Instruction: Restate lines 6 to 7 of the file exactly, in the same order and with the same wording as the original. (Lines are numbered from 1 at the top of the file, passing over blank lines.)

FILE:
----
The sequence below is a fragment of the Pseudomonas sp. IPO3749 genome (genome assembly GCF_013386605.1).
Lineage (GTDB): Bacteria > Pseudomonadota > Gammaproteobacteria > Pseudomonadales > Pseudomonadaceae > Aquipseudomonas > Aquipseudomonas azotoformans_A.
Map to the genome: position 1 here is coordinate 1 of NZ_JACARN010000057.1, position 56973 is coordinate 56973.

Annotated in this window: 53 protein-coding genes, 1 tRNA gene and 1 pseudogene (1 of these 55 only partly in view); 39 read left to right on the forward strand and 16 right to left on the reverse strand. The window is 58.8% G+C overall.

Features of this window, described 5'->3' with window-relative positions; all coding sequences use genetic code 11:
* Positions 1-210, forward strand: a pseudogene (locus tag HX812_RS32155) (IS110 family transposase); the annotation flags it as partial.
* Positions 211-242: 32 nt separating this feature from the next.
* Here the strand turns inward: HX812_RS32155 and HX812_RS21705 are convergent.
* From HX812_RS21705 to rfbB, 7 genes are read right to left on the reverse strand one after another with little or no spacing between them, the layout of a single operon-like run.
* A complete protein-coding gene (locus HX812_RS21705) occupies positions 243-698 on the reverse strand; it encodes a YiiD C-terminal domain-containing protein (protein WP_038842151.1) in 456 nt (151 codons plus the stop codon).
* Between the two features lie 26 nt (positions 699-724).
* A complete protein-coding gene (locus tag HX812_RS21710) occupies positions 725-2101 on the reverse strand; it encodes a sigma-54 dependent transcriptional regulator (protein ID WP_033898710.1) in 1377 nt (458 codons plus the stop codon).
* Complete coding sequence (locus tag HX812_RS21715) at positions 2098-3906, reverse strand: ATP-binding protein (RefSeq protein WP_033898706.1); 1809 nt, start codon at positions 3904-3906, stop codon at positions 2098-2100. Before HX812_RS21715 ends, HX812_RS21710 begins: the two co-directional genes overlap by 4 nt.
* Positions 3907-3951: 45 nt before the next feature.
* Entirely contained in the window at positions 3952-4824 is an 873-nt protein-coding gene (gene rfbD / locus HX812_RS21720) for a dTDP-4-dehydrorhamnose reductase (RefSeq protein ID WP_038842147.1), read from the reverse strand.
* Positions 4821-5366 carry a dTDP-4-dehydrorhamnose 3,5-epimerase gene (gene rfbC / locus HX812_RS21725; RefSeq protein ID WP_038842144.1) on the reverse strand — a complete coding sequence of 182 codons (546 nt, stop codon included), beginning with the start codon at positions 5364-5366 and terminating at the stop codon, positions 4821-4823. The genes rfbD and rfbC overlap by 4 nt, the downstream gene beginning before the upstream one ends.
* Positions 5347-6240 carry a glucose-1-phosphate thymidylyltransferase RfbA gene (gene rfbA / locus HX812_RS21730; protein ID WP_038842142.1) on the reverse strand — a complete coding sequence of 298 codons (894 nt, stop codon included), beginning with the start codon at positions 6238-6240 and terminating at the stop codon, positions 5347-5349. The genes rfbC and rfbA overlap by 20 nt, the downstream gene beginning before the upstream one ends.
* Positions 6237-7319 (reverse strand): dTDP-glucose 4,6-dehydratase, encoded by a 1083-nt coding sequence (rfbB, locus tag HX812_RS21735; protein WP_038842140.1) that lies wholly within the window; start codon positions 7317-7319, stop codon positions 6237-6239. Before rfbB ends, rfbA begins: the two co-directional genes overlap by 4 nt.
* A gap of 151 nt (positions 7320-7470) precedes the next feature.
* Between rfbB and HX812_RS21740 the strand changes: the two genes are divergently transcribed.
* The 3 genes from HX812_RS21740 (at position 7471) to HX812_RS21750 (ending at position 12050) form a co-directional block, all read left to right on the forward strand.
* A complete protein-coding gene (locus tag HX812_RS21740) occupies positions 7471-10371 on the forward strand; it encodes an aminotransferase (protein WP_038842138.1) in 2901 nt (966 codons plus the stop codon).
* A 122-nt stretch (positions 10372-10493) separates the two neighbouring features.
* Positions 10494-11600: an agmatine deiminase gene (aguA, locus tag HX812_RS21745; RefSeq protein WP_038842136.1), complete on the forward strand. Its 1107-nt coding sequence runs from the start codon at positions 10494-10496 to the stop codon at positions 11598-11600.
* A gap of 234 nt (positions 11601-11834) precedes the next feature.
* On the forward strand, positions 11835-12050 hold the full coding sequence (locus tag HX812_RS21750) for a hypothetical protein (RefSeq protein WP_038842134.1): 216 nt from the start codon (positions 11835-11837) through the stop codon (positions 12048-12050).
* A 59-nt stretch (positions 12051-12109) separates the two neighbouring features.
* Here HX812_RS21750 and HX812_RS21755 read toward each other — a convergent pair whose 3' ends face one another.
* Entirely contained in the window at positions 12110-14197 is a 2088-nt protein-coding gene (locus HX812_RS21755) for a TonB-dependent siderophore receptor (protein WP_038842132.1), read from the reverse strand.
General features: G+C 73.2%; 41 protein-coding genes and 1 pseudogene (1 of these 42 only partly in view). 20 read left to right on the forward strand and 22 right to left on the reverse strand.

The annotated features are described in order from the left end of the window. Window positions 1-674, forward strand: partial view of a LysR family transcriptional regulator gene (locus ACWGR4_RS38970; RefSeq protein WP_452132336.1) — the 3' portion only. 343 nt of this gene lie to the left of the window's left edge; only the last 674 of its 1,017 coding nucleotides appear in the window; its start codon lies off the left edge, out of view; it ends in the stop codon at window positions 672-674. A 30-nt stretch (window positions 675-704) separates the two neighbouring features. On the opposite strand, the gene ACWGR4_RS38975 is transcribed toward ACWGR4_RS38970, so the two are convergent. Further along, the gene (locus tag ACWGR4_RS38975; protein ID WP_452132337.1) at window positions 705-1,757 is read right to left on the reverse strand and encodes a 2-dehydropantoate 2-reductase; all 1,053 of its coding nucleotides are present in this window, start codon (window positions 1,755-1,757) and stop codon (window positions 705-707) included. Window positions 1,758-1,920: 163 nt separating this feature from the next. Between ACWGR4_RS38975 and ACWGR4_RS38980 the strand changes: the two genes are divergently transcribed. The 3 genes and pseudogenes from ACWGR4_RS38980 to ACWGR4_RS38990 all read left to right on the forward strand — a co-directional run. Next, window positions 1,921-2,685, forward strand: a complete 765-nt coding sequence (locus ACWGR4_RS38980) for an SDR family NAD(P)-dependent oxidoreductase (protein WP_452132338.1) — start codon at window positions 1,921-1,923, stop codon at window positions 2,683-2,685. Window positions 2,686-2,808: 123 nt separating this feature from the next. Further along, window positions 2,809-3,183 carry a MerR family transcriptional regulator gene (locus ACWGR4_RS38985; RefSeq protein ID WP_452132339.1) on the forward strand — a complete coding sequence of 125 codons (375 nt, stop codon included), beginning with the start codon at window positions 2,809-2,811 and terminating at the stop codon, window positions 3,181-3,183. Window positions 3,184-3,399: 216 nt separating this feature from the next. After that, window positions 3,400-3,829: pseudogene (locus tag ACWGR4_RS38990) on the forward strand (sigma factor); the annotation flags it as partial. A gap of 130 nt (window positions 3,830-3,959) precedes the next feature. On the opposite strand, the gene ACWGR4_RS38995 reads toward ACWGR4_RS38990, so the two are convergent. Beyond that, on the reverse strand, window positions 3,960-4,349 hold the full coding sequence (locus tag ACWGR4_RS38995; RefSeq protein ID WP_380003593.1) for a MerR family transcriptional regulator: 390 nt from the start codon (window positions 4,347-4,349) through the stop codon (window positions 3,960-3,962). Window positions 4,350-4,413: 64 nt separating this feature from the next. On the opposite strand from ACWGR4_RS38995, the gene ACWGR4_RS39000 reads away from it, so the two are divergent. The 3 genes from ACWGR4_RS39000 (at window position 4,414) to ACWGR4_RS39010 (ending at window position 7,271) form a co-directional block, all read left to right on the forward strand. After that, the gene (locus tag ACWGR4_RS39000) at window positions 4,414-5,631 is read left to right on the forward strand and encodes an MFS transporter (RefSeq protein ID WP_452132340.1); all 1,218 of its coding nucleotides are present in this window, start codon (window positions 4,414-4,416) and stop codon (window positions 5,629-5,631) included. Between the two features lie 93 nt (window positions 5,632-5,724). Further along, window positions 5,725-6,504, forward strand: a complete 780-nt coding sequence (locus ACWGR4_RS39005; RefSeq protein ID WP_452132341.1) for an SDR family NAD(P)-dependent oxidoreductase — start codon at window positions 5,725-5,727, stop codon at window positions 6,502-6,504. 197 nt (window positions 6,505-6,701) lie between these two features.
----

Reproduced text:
* Positions 1-210, forward strand: a pseudogene (locus tag HX812_RS32155) (IS110 family transposase); the annotation flags it as partial.
* Positions 211-242: 32 nt separating this feature from the next.